A dance led to 60-year romance for Arthur and Rosemary Penna, who celebrate their diamond wedding anniversary today.
“Everybody danced in those days,” Mr Penna said.
But, according to his wife, he was better than most.
“It was the dancing, it was,” Mrs Penna said.
“There weren’t too many good dancers around.”
He was teaching dancing about that time. She was a nurse.
Four children, nine grandchildren and six great-grandchildren later, the Pennas have much to celebrate.
Neatly arranged on the kitchen table were well-wishes from family and friends, congratulating them on their anniversary.
“The kids have been marvellous,” Mrs Penna said.
A replica wedding cake constructed by their son for their 50th wedding anniversary had pride of place on the table.
“We’ve kept it ever since, hoping we would make it to 60,” Mrs Penna said.
Delectable though it looks, it was not built of edible materials.
“Rose’s mother made the original cake,” Mr Penna said.
There will be more cause for cake at the weekend, when Mr Penna celebrates his 84th birthday.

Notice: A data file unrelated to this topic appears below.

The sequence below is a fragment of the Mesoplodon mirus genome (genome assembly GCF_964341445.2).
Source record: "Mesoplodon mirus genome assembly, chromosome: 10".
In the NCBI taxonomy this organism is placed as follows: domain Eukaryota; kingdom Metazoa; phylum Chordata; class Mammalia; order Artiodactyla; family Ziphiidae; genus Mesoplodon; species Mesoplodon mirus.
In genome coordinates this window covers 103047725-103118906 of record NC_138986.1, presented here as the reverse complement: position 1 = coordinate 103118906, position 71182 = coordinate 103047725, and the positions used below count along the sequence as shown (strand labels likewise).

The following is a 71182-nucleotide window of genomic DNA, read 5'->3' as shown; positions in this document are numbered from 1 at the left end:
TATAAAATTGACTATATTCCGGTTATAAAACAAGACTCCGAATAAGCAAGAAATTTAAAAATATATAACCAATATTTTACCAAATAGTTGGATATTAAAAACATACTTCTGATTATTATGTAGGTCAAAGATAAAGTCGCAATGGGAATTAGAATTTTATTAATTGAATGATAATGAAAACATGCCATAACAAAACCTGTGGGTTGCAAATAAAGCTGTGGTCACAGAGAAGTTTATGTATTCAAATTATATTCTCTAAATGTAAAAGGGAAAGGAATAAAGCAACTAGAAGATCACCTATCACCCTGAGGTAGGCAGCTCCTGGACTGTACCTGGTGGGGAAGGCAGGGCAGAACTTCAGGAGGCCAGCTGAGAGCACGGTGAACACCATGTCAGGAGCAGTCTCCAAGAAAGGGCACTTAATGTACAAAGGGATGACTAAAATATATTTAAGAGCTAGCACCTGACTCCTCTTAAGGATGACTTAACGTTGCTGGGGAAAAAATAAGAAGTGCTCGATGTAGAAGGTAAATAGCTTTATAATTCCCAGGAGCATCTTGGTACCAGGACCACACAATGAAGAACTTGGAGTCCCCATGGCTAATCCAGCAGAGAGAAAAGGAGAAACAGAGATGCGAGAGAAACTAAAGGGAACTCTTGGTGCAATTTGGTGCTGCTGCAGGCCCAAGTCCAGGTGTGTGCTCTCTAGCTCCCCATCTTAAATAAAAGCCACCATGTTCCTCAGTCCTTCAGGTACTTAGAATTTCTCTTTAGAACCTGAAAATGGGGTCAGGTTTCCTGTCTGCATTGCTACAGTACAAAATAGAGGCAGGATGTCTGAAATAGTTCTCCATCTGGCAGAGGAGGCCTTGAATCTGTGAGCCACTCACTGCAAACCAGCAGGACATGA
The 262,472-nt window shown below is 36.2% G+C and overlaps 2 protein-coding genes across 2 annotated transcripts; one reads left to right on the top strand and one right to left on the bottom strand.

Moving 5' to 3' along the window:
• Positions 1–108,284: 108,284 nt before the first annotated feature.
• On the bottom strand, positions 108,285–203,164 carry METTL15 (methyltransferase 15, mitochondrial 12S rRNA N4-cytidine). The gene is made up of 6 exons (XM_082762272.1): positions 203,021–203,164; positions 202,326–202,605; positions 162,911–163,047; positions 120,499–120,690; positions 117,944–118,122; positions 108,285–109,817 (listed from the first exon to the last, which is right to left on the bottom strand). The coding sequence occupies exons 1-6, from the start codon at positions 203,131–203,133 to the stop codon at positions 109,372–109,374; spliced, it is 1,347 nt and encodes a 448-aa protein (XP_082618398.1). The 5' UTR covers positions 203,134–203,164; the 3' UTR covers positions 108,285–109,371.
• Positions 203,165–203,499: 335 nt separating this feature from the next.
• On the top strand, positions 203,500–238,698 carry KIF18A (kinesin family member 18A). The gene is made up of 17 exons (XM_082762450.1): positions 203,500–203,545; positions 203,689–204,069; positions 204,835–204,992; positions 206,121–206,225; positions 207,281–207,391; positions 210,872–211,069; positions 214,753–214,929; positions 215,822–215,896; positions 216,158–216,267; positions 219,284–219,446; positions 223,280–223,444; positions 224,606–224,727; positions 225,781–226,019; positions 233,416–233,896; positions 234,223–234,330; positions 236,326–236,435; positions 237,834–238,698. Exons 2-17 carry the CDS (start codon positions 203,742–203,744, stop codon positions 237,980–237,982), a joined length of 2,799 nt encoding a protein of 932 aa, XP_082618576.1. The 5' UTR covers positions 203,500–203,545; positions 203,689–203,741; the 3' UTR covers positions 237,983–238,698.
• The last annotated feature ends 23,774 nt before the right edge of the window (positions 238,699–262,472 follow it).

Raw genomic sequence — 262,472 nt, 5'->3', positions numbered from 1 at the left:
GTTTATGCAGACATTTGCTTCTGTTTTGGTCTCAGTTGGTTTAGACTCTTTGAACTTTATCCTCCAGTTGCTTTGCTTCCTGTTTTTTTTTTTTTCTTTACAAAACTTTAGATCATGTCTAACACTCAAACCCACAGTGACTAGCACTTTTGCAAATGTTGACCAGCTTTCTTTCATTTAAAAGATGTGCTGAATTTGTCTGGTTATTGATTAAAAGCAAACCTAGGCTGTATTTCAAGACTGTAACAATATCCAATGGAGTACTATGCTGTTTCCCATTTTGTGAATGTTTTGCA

When they met, in their 20s, celebrating their diamond anniversary seemed unimaginable.
“We both didn’t think we’d get to be this old,” Mrs Penna said.
For two days, the couple’s mailbox was full of messages from dignitaries.
Letters from the Governor-General, Sir Peter Cosgrove; Prime Minister Malcolm Turnbull; Victorian Governor Linda Dessau; Premier Daniel Andrews; Member for Bendigo Lisa Chesters; and Bishop Ron Stone of the Anglican Diocese of Bendigo were among them.
Mrs Penna was particularly excited when the couple received a letter from the Queen.
She jokingly told her brother, who was visiting at the time, that she was hoping for some royal correspondence.
Her brother had just finished telling her the Queen did not send messages to mark anniversaries when it arrived.
“He couldn’t believe his eyes,” Mrs Penna said.
So, what’s the secret to 60 years of marriage?
“Just give and take, that’s all,” Mr Penna said.
“The Lord has been good to us.”